Political extremism is widely considered to be the product of irrational behavior. The distinguishing feature of this collection by well-known economists and political scientists from North America, Europe and Australia is to propose a variety of explanations which all insist on the rationality of extremism. Contributors use variants of this approach to shed light on subjects such as the conditions under which democratic parties take extremist positions, the relationship between extremism and conformism, the strategies adopted by revolutionary movements, and the reasons why extremism often leads to violence. The authors identify four core issues in the study of the phenomenon: the nature (definition) of extremism and its origins in both democratic and authoritarian settings, the capacity of democratic political systems to accommodate extremist positions, the strategies (civil disobedience, assassination, lynching) chosen by extremist groups, and the circumstances under which extremism becomes a threat to democracy.
• Political extremism is an important topic in political science, sociology, and economics • Papers are by internationally recognized experts in political science and economics from North America, Europe and Australia • 'Public' and 'national' choice approaches to the subject matter cohesively blended here
List of figures and tables; Introduction Albert Breton, Gianluigi Galeotti, Pierre Salmon, and Ronald Wintrobe; Part I. Extremism and Rationality: 1. The crippled epistemology of extremism Russell Hardin; 2. Leadership and passion in extremist politics Ronald Wintrobe; 3. Information control, loss of autonomy, and the emergence of political extremism Albert Breton and Silvana Dalmazzone; Part II. Extremism in Constitutional Democracies: 4. Extremism and monomania Pierre Salmon; 5. Some democratic propensities for extreme results Geoffrey Brennan; 6. Strategic positioning and campaigning Amihai Glazer; 7. At the outskirts of the constitution Gianluigi Galeotti; 8. Is democracy an antidote to extremism? Harold Hochman; Part III. Extremism in Non-Democratic Settings: 9. The political life cycle of extremist organizations Mario Ferrero; 10. Rationally violent tactics: evidence from modern Islamic fundamentalism Luisa Giurato and Maria Cristina Molinari; 11. De Bello Omniumi Contra Omnesj Guido Ortona; Index.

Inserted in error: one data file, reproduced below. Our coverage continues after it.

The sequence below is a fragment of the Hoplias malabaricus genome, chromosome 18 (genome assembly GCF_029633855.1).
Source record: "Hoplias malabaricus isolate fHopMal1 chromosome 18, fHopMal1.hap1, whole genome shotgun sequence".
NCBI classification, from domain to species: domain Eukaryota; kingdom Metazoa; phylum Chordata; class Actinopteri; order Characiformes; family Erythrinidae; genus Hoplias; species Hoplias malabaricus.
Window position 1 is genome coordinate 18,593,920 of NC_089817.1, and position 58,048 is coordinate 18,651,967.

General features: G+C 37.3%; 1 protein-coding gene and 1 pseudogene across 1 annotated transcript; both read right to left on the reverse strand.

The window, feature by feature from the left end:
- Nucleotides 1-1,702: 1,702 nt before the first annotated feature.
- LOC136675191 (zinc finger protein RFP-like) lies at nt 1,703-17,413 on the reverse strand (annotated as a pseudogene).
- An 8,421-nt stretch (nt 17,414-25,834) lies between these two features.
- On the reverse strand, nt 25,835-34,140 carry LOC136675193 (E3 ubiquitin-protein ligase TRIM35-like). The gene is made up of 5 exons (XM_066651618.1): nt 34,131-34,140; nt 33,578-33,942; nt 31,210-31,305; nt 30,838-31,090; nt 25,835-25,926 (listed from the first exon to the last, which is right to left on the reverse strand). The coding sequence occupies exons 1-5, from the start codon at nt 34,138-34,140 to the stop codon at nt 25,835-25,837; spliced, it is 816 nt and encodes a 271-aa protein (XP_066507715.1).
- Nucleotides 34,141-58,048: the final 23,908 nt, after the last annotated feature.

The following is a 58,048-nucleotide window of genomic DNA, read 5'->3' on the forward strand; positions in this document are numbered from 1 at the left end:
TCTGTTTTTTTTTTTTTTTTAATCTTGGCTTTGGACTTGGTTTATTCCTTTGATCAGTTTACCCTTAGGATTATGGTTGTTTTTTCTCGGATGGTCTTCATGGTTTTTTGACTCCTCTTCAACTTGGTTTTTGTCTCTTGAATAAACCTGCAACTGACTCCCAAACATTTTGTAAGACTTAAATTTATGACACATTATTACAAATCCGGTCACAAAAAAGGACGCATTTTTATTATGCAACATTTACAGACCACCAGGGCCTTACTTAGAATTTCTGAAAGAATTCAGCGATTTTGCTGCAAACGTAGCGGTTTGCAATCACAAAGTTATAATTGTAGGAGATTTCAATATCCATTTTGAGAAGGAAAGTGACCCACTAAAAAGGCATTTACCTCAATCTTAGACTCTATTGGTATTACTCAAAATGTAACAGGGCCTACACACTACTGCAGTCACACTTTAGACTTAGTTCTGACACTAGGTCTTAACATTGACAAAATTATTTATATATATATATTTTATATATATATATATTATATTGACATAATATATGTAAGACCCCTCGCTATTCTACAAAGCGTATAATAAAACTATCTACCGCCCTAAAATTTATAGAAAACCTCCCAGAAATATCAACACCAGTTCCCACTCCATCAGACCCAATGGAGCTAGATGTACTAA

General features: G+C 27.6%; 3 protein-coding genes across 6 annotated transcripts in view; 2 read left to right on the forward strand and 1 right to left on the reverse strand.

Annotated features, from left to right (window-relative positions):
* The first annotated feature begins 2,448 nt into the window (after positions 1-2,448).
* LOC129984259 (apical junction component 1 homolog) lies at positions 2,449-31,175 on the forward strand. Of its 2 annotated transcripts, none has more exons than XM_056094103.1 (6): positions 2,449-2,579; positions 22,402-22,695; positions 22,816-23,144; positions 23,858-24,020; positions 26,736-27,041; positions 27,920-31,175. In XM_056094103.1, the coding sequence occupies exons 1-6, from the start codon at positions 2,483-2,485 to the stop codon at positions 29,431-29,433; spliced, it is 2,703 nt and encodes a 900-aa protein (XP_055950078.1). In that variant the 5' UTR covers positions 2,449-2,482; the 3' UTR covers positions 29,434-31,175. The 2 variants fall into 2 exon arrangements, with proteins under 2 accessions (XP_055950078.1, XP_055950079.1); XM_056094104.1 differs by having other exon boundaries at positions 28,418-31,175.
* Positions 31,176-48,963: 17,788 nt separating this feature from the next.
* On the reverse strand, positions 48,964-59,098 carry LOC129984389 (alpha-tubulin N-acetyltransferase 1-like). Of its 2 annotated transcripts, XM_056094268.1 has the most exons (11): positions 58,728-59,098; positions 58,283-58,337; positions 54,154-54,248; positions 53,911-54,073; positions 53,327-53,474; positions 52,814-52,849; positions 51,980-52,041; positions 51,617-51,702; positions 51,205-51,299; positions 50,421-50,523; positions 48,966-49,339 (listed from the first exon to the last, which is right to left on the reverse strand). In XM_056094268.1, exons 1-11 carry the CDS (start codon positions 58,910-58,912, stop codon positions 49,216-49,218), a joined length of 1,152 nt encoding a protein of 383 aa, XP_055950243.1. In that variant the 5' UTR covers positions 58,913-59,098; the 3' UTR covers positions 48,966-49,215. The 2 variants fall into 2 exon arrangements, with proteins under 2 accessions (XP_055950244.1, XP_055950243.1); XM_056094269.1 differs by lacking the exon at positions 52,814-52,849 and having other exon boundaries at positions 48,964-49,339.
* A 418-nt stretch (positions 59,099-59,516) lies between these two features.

Review of the hardback: 'The existence of extremism seems to contradict the idea that participation to political activities is guided by the rational choices of the individuals. This book shows that this is not the case. Extremism may be explained as a rational reaction of the individuals when they face some circumstances such as a 'social hole' in thrust between groups and some asymmetry in the distribution of political rents. The original and challenging contributions of this book were conceived with some unintended foresight. Their publication occurs at a time when, once again, a numerous movement of young people faces the choice among more and less extremist policies. Both the members of the anti-globalization movement and the policy makers who want to avoid it taking an extremist direction may benefit from reading this book. Its insights elucidate the specific circumstances under which extremist, but somehow rational, choices may arise.' Ugo Pagano, University of Siena
Review of the hardback: 'Much of modern political theory, such as the theory of justice developed by John Rawls and his followers, rests on the premise that people are 'reasonable'. But is this premise reasonable? 'Extremism' is a word we use to dismiss views with which we disagree. But, as the authors in this well-argued and compelling volume point out, the concept of extremism can be defined and used as a powerful tool for understanding political conflict. After nailing down extremism's multiple meanings, the authors then provide a variety of views on its importance. If we are to deal with extremism in the political world views of other people, it is crucial that we understand where extremism comes from, how it works, and how a rational person might also be 'extreme'.' Michael Munger, Duke University
Review of the hardback: '… this book deserves a significant and often innovative contribution to the rapidly growing literature on political extremism.' Hans-George Betz, University of Geneva